|Year : 2019 | Volume
| Issue : 4 | Page : 349-350
Bone scan and SPECT/CT scan in SAPHO syndrome
Nitin Gupta, Ritu Verma, Ethel Shangne Belho
Department of Nuclear Medicine and PET/CT, Mahajan Imaging Centre, Sir Ganga Ram Hospital, New Delhi, India
|Date of Web Publication||23-Sep-2019|
Dr. Nitin Gupta
Department of Nuclear Medicine and PET/CT, Mahajan Imaging Centre, Sir Ganga Ram Hospital, New Delhi - 110 060
Source of Support: None, Conflict of Interest: None
| Abstract|| |
Synovitis, acne, pustulosis, hyperostosis, and osteitis (SAPHO) syndrome is a rare clinical entity involving musculoskeletal and dermatologic systems. Its main features are prominent inflammatory cutaneous and articular manifestations. Anterior chest wall pain, more commonly at sternoclavicular and sternocostal joints, along with palmoplantar pustulosis and acne can point to this uncommon syndrome. Here, we report a case of a 15-year-old female, who presented with swelling at the anterior chest wall, was referred for the bone scan. Bone scintigraphy and single-photon emission computed tomography (SPECT/CT) detected classical “bull-head” sign, and further physical examination, for skin lesions, confirmed the diagnosis.
Keywords: Acne, bone scan, hyperostosis and osteitis syndrome, pustulosis, single-photon emission computed tomography-computed tomography, synovitis
|How to cite this article:|
Gupta N, Verma R, Belho ES. Bone scan and SPECT/CT scan in SAPHO syndrome. Indian J Nucl Med 2019;34:349-50
A 15-year-old female with a history of pain and swelling in the anterior chest wall, centered at bilateral clavicular regions for 8 months, was referred for bone scintigraphy. A complete blood count, erythrocyte sedimentation rate, and serum C-reactive protein were normal. Whole-body bone scan anterior and posterior images [Figure 1]a and [Figure 1]b revealed increased tracer uptake in bilateral sternoclavicular joints (left >> right), left clavicle, sternum, bilateral first sternocostal joints and bilateral sacro-iliac joints. The images show intense tracer uptake at the sternoclavicular joints and sternum, which represent a “bullhead” sign, described in synovitis, acne, pustulosis, hyperostosis, and osteitis (SAPHO) syndrome. It was first described by Freyschmidt and Sternberg. Single-photon emission computed tomography–computed tomography (SPECT-CT) scan was also done for further evaluation. Computed tomographic three-dimensional reconstruction [Figure 1]c of the bones of the anterior chest wall showed hyperostosis of the left clavicle. Fused SPECT-CT coronal and axial images [Figure 1]d, [Figure 1]e, [Figure 1]f, [Figure 1]g showed expansile osteolytic, sclerotic destructive lesions in bilateral clavicles and chondral ends of bilateral first ribs (left >> right). The characteristic “bullhead” sign raises suspicion of SAPHO syndrome. On physical examination, rashes were detected on the palms and soles of the patient. The diagnosis of SAPHO syndrome was considered based on the presence of one of the diagnostic criteria formulated by Benhamou et al.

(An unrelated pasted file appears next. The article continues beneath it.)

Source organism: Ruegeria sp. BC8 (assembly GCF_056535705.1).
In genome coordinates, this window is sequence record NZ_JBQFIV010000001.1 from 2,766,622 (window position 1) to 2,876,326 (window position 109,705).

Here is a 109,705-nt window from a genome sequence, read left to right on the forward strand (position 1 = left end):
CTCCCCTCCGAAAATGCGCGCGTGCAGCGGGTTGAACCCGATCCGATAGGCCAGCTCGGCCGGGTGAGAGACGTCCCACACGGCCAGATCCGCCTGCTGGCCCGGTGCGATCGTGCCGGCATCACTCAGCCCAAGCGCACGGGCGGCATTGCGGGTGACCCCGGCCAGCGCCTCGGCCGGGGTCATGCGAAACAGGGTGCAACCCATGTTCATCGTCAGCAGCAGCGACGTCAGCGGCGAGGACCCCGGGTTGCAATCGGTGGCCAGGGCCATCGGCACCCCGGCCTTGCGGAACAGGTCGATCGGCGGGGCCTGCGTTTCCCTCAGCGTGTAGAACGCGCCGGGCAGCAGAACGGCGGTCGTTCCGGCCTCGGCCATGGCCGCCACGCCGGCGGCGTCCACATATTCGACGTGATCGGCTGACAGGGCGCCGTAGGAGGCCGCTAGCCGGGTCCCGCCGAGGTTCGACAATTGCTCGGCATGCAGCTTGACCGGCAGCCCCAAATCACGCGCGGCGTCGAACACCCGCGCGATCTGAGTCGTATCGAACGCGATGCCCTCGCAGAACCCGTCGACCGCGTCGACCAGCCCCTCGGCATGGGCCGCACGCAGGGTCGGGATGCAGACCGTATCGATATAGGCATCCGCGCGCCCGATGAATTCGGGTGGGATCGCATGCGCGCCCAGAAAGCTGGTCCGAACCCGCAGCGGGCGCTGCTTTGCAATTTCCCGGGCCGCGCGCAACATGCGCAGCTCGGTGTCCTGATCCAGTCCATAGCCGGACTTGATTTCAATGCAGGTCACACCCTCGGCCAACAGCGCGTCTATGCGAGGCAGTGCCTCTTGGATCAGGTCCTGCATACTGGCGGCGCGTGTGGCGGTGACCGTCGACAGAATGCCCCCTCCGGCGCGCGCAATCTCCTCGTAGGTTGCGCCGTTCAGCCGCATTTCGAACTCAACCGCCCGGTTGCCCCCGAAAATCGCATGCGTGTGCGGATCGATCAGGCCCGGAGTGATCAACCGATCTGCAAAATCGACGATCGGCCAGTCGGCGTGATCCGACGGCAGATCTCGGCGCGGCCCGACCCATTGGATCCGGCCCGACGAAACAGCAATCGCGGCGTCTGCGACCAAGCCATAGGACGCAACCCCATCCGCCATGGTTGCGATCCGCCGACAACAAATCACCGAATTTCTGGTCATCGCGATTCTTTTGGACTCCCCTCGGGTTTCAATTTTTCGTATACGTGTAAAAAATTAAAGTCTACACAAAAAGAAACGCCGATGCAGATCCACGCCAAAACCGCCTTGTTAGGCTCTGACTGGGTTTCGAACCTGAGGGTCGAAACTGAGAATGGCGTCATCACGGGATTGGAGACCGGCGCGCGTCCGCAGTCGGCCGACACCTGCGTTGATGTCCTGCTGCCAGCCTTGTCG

|Figure 1: Whole-body bone scan anterior and posterior images (a and b) show increased tracer uptake in bilateral sternoclavicular joints (left >> right), left clavicle, sternum, bilateral first sternocostal joints, and bilateral sacroiliac joints. Computed tomographic three-dimensional reconstruction (c) of the bones of the anterior chest wall shows hyperostosis of the left clavicle. Fused single-photon emission computed tomography-computed tomography coronal and axial images (d-g) show expansile osteolytic, sclerotic destructive lesions in bilateral clavicles and chondral ends of bilateral first ribs (left >> right)|
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The acronym SAPHO was introduced in 1987. Few case reports of SAPHO syndrome have been discussed in the literature.,,,, Osteoarticular manifestations involve osteitis, hyperostosis, synovitis, arthropathy, and enthesopathy that present with pain, tenderness, and sometimes swelling over the affected areas and fever. Classical cutaneous lesions seen in SAPHO patients include palmoplantar pustulosis and severe acne. Skin lesions may vary in severity and may precede (in 50% of the cases), follow, or occur simultaneously with the onset of arthritis. The present case highlights the importance of bone scan, SPECT-CT imaging, and physical examination to produce a definite diagnosis of SAPHO.
Declaration of patient consent
The authors certify that they have obtained all appropriate patient consent forms. In the form the patient(s) has/have given his/her/their consent for his/her/their images and other clinical information to be reported in the journal. The patients understand that their names and initials will not be published and due efforts will be made to conceal their identity, but anonymity cannot be guaranteed.
Financial support and sponsorship
Conflicts of interest
There are no conflicts of interest.
| References|| |
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